The North, launching an enthusiastic but untrained army toward Richmond, nearly won the first one, on July 21, 1861. A strong drive around the Confederate left was slowed by T.J. Jackson's immovability (he became "Stonewall" Jackson here) and confusion over a blue-clad Confederate column that overwhelmed the Yankee artillery. Fresh Southern troops, arriving by train, drove the Union from the field, and though 'twas a famous victory, it wasn't the wild rout of legend. Most of the federal troops retired in good order, with effective rearguards, and the Confederates were too whipped down to follow them up.
Just over a year later, in August 1862, Union General John Pope played a deadly earnest chess game with Bobby Lee all over central and northern Virginia for almost a month. Lee had only recently taken command of the Army of Northern Virginia, and early on Pope established what looked like a winning position. But Pope, bedeviled by intrigues behind his back as well as Rebels on his flanks and rear, lost sight of one of Lee's major pieces, "Bishop" Longstreet. At the end of August Lee swept the Union army from the board in what became known as Second Manassas (the Union army called the battles First and Second Bull Run, but to the victor belongs the nomenclature). The federal troops withdrew to Washington, and Lee launched his first invasion of the north, which was to come to grief only a few weeks later at Antietam.
The Manassas visitor center, on Sudley Road (Virginia Route 234) just off I-66, is rather small for such a large park (3,200 acres), but the slide show, coordinated with a detailed electrified model of the terrain, makes the courses of the battles remarkably clear. Open 8:30 to 5 weekdays, 8:30 to 6 weekends; free. 703/754-7107. CULPEPER CULPEPER CAVALRY MUSEUM -- On June 9, 1863, Lee's army was sorting itself out for a march that would begin the next morning and end at Gettysburg. Jeb Stuart's cavalry lay at Brandy Station on the Orange & Alexandria Railroad, near Culpeper, when a slightly larger Union cavalry force under Pleasonton attacked.
Stuart was mortified, since to be taken by surprise is the penultimate sin for a cavalry commander. With 10,000 sabers on a side, it was the largest cavalry clash in the history of the Americas, and it went on all day. Eventually Southern reinforcements began to turn the tide, and Pleasonton withdrew, his mission accomplished: He had discovered that the Rebels were out in force and under marching orders.
In the following weeks the peacock-proud Stuart, still stinging from his embarrassment, tried to regain face by a wild ride around the rear of the Yankee army, and in so doing committed the cavalryman's ultimate sin: He left his commander wandering blindly in enemy territory, so that Marse Robert stumbled into battle on inferior ground at Gettysburg.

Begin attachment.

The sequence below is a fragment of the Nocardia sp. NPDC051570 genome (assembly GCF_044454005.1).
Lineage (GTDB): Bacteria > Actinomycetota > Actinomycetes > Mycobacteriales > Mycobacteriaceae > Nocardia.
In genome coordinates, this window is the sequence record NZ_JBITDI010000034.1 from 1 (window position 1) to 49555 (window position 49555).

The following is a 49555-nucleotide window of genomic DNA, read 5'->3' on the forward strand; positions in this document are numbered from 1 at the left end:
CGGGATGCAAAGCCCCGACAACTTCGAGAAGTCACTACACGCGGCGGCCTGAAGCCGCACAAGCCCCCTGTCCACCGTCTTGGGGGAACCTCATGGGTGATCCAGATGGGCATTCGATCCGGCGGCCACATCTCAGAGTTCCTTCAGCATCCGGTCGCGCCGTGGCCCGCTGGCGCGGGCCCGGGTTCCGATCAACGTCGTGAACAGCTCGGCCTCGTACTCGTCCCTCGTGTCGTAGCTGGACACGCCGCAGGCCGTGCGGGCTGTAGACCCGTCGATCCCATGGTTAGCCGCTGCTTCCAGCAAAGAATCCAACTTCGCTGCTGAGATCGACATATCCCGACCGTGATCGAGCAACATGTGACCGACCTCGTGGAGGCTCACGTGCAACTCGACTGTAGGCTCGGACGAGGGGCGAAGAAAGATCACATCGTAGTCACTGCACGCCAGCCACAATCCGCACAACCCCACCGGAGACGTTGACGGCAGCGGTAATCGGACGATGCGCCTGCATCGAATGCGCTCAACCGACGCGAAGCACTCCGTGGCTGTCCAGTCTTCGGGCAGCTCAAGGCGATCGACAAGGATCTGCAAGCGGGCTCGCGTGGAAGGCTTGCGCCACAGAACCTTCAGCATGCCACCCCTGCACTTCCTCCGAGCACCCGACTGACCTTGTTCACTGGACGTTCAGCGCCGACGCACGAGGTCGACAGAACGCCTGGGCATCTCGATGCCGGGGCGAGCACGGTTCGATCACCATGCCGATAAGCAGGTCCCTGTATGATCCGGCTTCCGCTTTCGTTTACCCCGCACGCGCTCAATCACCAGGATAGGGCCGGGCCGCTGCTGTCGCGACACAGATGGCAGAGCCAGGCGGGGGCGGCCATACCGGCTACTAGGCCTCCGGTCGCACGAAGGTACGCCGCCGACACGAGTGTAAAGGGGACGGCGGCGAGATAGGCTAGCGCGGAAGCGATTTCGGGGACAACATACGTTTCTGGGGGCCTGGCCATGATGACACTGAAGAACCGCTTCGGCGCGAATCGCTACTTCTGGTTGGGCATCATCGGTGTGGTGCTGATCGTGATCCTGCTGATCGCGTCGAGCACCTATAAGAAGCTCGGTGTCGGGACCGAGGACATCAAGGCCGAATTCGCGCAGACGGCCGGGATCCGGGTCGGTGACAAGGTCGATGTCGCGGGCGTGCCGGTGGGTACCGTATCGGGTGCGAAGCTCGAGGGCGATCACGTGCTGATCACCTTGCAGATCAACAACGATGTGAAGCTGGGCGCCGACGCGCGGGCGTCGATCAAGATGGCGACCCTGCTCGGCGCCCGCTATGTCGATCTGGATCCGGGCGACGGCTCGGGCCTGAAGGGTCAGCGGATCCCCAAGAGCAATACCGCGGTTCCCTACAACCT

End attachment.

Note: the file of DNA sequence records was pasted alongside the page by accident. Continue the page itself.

The broad plains around Brandy Station were littered with the wrack of war, much of which was gathered up by local residents, whose descendants long have treasured these weapons, photographs, diaries and other memorabilia. Many of the items now repose in the nonprofit Culpeper Cavalry Museum at Main and Davis streets in the center of town. Although small, it's a gem whose displays include videotapes made during local Civil War reenactments.
It's open from 9 to 4:30 weekdays, and is hoping to sign up enough volunteers to begin weekend hours. If they succeed, someone will answer 703/433-2318 on weekends; free. QUANTICO U.S. MARINE CORPS AVIATION MUSEUM -- Before they went on display in the Marine museum, these great old fighter planes were restored to flyable condition, and went through preflight procedures and even taxiing toward takeoff, because that's the standard here. They don't actually fly 'em for fear of pranging irreplaceable aircraft.
"We're not showing a replica of a Hellcat fighter, or the shell of one, we're showing visitors a Hellcat, and that means one with all its parts in working order," a curator said. Because it's housed in a historic but essentially unheatable early hangar building, the museum's open only in the mild months. Outside, there's artillery and armor, including a Russian T-34 tank captured in Michigan. Well, actually, made in Michigan, for shipment to the Russians during World War II, when anybody who was an enemy of Hitler's was a friend of ours.
The museum is on post at Quantico; a sign marks the right I-95 exit to use. Open from April through November, 10 to 5, Tuesday through Sunday; free. 703/640-2606. FOUR BATTLEFIELDS FREDERICKSBURG/SPOTSYLVANIA NATIONAL MILITARY PARK -- The four major battlefields of Fredericksburg, Chancellorsville, The Wilderness and Spotsylvania Court House, plus two historic buildings, have been synthesized into a single park by some administrative legerdemain that makes sense only to the National Park Service. The superintendent's office is in Fredericksburg: 703/373-4461. The six park units: Fredericksburg -- (Summer hours 8:30 to 6:30) Robert E. Lee thought the Yankees would be licking their wounds all winter after the carnage of Antietam, but Ambrose Burnside fooled Lee by moving the federal army to the banks of the Rappahannock opposite Fredericksburg within a matter of weeks. But then Burnside fooled around for nearly a month waiting for his engineers to bring up pontoons to bridge the river, although he could have ferried his army across on improvised rafts before Lee arrived in force.